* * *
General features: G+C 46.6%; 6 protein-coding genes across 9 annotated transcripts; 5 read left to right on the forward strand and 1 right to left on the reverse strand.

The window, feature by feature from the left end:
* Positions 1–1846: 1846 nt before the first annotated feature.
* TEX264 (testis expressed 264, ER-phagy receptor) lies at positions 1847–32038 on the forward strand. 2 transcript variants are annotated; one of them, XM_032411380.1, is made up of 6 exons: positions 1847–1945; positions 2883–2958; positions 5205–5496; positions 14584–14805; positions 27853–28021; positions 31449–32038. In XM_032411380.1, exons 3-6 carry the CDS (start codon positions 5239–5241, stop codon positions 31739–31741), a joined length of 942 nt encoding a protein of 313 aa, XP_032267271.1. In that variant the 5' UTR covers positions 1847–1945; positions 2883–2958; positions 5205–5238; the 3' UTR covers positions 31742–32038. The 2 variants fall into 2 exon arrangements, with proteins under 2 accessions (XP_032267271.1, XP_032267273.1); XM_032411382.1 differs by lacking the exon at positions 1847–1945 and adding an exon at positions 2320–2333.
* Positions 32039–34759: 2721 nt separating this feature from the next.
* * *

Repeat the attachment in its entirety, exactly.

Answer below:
General features: G+C 46.6%; 6 protein-coding genes across 9 annotated transcripts; 5 read left to right on the forward strand and 1 right to left on the reverse strand.

The window, feature by feature from the left end:
* Positions 1–1846: 1846 nt before the first annotated feature.
* TEX264 (testis expressed 264, ER-phagy receptor) lies at positions 1847–32038 on the forward strand. 2 transcript variants are annotated; one of them, XM_032411380.1, is made up of 6 exons: positions 1847–1945; positions 2883–2958; positions 5205–5496; positions 14584–14805; positions 27853–28021; positions 31449–32038. In XM_032411380.1, exons 3-6 carry the CDS (start codon positions 5239–5241, stop codon positions 31739–31741), a joined length of 942 nt encoding a protein of 313 aa, XP_032267271.1. In that variant the 5' UTR covers positions 1847–1945; positions 2883–2958; positions 5205–5238; the 3' UTR covers positions 31742–32038. The 2 variants fall into 2 exon arrangements, with proteins under 2 accessions (XP_032267271.1, XP_032267273.1); XM_032411382.1 differs by lacking the exon at positions 1847–1945 and adding an exon at positions 2320–2333.
* Positions 32039–34759: 2721 nt separating this feature from the next.